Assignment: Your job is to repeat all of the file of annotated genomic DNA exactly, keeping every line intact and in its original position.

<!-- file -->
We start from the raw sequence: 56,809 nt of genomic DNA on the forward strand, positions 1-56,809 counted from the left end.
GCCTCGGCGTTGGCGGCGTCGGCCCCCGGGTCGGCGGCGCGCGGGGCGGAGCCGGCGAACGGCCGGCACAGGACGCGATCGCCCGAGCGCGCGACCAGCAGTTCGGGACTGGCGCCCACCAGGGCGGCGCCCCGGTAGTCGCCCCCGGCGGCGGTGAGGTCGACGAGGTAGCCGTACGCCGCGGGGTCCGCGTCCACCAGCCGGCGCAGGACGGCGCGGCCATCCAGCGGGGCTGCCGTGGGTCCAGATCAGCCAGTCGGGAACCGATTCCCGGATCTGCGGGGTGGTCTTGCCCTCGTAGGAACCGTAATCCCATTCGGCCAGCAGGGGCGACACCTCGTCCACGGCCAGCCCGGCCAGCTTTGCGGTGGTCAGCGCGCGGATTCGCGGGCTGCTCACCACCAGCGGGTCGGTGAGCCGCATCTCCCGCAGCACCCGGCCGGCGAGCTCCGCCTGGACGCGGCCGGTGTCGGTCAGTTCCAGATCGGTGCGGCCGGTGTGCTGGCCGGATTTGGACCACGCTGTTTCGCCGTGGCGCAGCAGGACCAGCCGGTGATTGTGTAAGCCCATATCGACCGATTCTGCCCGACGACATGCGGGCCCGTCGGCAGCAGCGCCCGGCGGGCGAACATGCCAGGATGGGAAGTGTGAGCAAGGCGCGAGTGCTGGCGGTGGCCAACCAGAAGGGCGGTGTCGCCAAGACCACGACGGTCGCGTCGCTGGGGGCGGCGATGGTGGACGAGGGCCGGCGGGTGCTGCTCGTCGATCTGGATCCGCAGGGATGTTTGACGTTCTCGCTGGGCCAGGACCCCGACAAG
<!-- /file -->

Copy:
We start from the raw sequence: 56,809 nt of genomic DNA on the forward strand, positions 1-56,809 counted from the left end.
GCCTCGGCGTTGGCGGCGTCGGCCCCCGGGTCGGCGGCGCGCGGGGCGGAGCCGGCGAACGGCCGGCACAGGACGCGATCGCCCGAGCGCGCGACCAGCAGTTCGGGACTGGCGCCCACCAGGGCGGCGCCCCGGTAGTCGCCCCCGGCGGCGGTGAGGTCGACGAGGTAGCCGTACGCCGCGGGGTCCGCGTCCACCAGCCGGCGCAGGACGGCGCGGCCATCCAGCGGGGCTGCCGTGGGTCCAGATCAGCCAGTCGGGAACCGATTCCCGGATCTGCGGGGTGGTCTTGCCCTCGTAGGAACCGTAATCCCATTCGGCCAGCAGGGGCGACACCTCGTCCACGGCCAGCCCGGCCAGCTTTGCGGTGGTCAGCGCGCGGATTCGCGGGCTGCTCACCACCAGCGGGTCGGTGAGCCGCATCTCCCGCAGCACCCGGCCGGCGAGCTCCGCCTGGACGCGGCCGGTGTCGGTCAGTTCCAGATCGGTGCGGCCGGTGTGCTGGCCGGATTTGGACCACGCTGTTTCGCCGTGGCGCAGCAGGACCAGCCGGTGATTGTGTAAGCCCATATCGACCGATTCTGCCCGACGACATGCGGGCCCGTCGGCAGCAGCGCCCGGCGGGCGAACATGCCAGGATGGGAAGTGTGAGCAAGGCGCGAGTGCTGGCGGTGGCCAACCAGAAGGGCGGTGTCGCCAAGACCACGACGGTCGCGTCGCTGGGGGCGGCGATGGTGGACGAGGGCCGGCGGGTGCTGCTCGTCGATCTGGATCCGCAGGGATGTTTGACGTTCTCGCTGGGCCAGGACCCCGACAAG